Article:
Heavy count yarns – the problems with heavy carbon and glass

When most yarns were used for ordinary textile applications, standard forms of splicer were sufficient. For normal textiles, the maximum count has been normally about 1000 tex. Now counts are getting bigger, especially in the composites business.

As yarn count increases, it is necessary to form a splice with large number of filament wraps. The splicing chamber must be wider, the splice longer, and the air flow greater. High counts demand big splicers.

But splicing carbon and glass poses additional problems; making a bigger splice is not enough, because brittle filament are easily destroyed by the air blast. The designer is faced with an impasse:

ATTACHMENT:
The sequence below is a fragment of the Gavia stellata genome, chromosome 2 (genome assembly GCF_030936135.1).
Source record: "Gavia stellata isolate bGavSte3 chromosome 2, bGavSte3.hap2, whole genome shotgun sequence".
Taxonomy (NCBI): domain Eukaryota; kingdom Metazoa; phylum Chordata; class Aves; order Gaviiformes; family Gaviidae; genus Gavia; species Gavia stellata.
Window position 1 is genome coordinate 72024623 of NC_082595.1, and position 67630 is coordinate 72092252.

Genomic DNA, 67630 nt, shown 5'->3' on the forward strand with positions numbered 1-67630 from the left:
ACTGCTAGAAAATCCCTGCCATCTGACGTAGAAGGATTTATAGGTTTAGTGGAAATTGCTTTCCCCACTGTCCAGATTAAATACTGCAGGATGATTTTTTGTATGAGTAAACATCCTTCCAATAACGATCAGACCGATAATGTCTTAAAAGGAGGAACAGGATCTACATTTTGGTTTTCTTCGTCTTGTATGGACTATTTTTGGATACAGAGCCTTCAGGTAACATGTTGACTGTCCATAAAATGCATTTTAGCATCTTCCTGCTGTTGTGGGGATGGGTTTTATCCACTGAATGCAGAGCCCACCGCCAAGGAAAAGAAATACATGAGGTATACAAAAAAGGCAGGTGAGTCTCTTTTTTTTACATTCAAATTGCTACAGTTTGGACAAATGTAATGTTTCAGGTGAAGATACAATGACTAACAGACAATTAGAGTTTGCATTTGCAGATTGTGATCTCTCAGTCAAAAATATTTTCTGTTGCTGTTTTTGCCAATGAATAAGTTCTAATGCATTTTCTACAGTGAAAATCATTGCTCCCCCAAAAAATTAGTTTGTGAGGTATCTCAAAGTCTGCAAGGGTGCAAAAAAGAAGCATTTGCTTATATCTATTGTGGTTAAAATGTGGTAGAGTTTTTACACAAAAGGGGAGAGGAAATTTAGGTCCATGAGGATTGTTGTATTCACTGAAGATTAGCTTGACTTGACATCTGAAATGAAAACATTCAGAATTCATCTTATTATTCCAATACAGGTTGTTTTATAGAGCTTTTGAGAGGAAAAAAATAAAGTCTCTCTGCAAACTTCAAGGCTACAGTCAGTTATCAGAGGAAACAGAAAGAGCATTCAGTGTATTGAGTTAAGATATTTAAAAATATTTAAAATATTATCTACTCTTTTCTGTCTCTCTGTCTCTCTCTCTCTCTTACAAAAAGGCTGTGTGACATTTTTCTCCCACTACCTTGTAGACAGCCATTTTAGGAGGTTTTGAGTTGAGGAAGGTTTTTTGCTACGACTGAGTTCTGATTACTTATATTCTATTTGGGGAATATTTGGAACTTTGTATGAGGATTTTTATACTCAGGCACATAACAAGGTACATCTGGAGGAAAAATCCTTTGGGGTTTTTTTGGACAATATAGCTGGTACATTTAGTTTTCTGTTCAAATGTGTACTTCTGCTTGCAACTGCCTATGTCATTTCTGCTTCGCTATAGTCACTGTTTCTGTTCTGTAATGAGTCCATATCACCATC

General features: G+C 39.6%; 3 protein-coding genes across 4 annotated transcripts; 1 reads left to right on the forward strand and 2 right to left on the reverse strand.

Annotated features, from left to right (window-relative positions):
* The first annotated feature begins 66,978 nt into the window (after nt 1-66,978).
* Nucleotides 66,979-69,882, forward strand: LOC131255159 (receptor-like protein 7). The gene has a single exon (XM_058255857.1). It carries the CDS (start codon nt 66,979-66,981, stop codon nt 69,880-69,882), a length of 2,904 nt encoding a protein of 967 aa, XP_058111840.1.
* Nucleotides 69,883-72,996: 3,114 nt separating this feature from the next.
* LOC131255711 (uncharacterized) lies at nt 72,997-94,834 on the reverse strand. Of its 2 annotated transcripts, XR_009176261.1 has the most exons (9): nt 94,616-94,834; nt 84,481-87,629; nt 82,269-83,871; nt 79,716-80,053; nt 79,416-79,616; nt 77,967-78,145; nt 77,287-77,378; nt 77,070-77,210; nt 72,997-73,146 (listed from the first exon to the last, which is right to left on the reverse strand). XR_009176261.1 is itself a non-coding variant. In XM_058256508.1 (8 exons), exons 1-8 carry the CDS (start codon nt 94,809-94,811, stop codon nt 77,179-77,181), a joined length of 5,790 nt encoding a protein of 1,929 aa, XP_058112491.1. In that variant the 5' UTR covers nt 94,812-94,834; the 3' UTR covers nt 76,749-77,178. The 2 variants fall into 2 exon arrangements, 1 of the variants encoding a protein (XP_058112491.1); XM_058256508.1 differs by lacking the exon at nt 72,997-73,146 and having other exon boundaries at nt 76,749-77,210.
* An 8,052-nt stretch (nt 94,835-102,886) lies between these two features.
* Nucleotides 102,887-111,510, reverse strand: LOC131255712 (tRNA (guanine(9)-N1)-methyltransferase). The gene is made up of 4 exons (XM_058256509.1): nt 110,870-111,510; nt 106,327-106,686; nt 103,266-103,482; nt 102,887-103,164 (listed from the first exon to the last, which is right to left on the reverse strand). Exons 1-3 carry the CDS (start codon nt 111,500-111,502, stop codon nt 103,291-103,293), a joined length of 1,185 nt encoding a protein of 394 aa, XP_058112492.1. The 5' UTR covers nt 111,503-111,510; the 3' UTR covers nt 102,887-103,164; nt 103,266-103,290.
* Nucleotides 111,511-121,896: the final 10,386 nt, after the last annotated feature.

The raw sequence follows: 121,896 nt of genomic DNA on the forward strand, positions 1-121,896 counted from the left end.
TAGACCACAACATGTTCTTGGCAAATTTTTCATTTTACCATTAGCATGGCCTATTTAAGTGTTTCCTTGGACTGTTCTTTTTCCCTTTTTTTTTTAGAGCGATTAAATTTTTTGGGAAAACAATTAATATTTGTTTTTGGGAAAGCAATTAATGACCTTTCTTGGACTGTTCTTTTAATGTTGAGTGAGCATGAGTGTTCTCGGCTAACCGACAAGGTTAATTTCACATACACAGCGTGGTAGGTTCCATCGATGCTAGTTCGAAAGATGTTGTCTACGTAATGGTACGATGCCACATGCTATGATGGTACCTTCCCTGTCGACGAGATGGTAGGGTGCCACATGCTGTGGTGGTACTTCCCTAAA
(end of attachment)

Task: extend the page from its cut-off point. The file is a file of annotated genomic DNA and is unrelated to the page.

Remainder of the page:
• He needs to create many wraps.
  • With a high-modulus fibre, he needs to raise the air pressure, to persuade the filaments to wrap.
  • With a brittle fibre, he cannot apply the pressure sufficient to generate the required geometry without breaking filaments.

These requirements seem incompatible. But Airbond tried new approaches, which involved making a discrete number of splices, side-by-side, at a defined spacing. Excellent splices can be made by using three splice actions, making a triple-splice about 100mm long, at a lower air pressure than would be used for a single splicing chamber. Splice appearance is good and strength excellent – up to 95% of parent yarn strength. Low pressures ensure that carbon, in particular, is largely undamaged. Already, counts exceeding 15000 tex are being spliced successfully.

Airbond is now doing active research into the splicing of much bigger products - in excess of 100,000 tex. This research is far from complete, but we consider that the technical problems have been solved.